The Moose that Followed Us

I mentioned on another Post that I have been going through photos and reliving memories. I have some great stories of wildlife that I have posted here before. However, some of the stories were posted anywhere from 1 to 3-4 years ago. I thought I would revisit some of my favourite memories, complete with my photos.

This particular story occurred in October 2018. Clint and I were in Algonquin Provincial Park, our favourite place to be in the autumn. We love to hike and canoe but this story revolves around a hike. Algonquin Park has a lot of published trails for people to hike, we have done them all, more than once, but usually we like to head out on our own. This day we began hiking and after about 45-50 minutes we hadn’t seen anything so decided to turn back, get in our truck and try another spot.

The trail, part of the old railroad line that went through the Park
Clint walking ahead of me

We turned back on the trail and a few minutes later, we stopped dead in our tracks as there was a bull moose (albeit a young one) heading towards us on the trail. He didn’t look too happy and as it was rutting season we thought we would play it careful and take cover behind some trees. I got a couple of shots before we went into hiding. Clint videotaped him going slowly past us as we cowered quietly. Keeping in mind that Clint strategically placed me between himself and the moose lol. He denies it but we have video! The video is a little further down past some photos.

He is watching us
I feel like he is thinking what to do

Stopping and assessing, much like we were doing

Video below, you may have to doubleclick on it.

Here he is passing us, very, very slowly. I wanted him to go faster lol

Finally he went past us.

I looked behind me as we got back on the trail. He was watching.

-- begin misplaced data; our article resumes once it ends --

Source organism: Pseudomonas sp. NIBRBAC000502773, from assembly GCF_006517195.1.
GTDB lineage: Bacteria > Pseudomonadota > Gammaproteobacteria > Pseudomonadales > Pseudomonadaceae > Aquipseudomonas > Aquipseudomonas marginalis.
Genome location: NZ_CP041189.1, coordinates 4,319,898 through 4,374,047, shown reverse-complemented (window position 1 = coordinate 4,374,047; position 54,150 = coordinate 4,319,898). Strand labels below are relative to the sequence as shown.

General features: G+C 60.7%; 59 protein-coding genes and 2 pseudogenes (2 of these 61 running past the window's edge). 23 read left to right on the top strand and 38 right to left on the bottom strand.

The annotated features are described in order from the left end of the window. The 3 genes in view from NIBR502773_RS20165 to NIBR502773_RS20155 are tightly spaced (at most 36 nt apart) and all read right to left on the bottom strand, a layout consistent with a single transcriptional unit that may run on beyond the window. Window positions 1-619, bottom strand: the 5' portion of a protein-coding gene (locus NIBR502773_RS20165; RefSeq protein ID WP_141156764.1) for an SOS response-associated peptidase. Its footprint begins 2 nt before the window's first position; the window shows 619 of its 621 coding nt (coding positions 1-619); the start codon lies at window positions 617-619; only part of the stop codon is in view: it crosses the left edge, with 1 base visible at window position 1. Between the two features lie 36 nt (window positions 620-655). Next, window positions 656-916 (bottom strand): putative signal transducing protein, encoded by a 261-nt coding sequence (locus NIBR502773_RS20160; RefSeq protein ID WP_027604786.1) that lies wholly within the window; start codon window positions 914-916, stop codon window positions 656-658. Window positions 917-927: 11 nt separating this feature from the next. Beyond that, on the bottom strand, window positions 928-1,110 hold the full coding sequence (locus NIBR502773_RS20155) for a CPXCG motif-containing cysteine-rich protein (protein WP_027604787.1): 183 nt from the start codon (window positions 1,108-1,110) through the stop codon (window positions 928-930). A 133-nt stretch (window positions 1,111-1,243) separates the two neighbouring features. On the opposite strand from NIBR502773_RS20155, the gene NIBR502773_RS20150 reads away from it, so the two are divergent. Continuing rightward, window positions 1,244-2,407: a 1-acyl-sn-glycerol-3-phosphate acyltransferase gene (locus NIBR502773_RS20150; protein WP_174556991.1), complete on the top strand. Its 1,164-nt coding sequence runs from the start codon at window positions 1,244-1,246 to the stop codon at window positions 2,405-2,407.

He continued on down the trail and we let him get a fair bit away and we went back on the trail to continue.

After a few minutes we could hear the moose calling and moving through the marshy area to our right. If you have never heard a moose, it’s quite something. I was ahead of Clint and he kept saying walk faster! I was walking as fast as possible without running.

Hiding in the marsh parallel to where we were walking

Shortly afterwards, I heard my husband say “He’s running down the trail after us” I turned to look and yup sure enough, here he was running on his big gangly legs. I told Clint he was probably attracted to him! Clint said keep walking and don’t stop. The moose slowed down behind us but still following. I kept going until I got to the road and our truck and Clint was not behind me. I thought to myself that I would wait 10 minutes and if he didn’t come out, I would get a Park Ranger and we would drag Clint’s dead body out of the bush. lol Where my mind goes, you have no idea………….

Anyways a couple of minutes later my husband emerged from the trees. He said what happened was, he would stop and look back at the moose and the moose would stop and then he would continue walking and the moose would start walking again. He and the moose played this game for a bit all the while getting some nice pictures. And by that I mean, Clint got some nice pictures, not the moose. As he got closer to the road, the moose decided to wander off into the woods. Phew! What a relief. Note: I do not have photos of him running down the trail after us.

Over the years, we have spent a lot of time outdoors and I have always said I am more nervous about moose than bears. Bears, in Ontario, are fairly predictable. They see you, they run. OR they see you, they want your Pringles and you run. JUST KIDDING, never run from wildlife. That is the worse thing to do. But as I was saying, moose can be very aggressive, particularly in the fall when they are in rut. So we are always watchful.

He was a good looking young Bull for sure

We have had many encounters with moose, and bears, so more stories and photos to follow……..

Stay Safe

Some Feathered Friends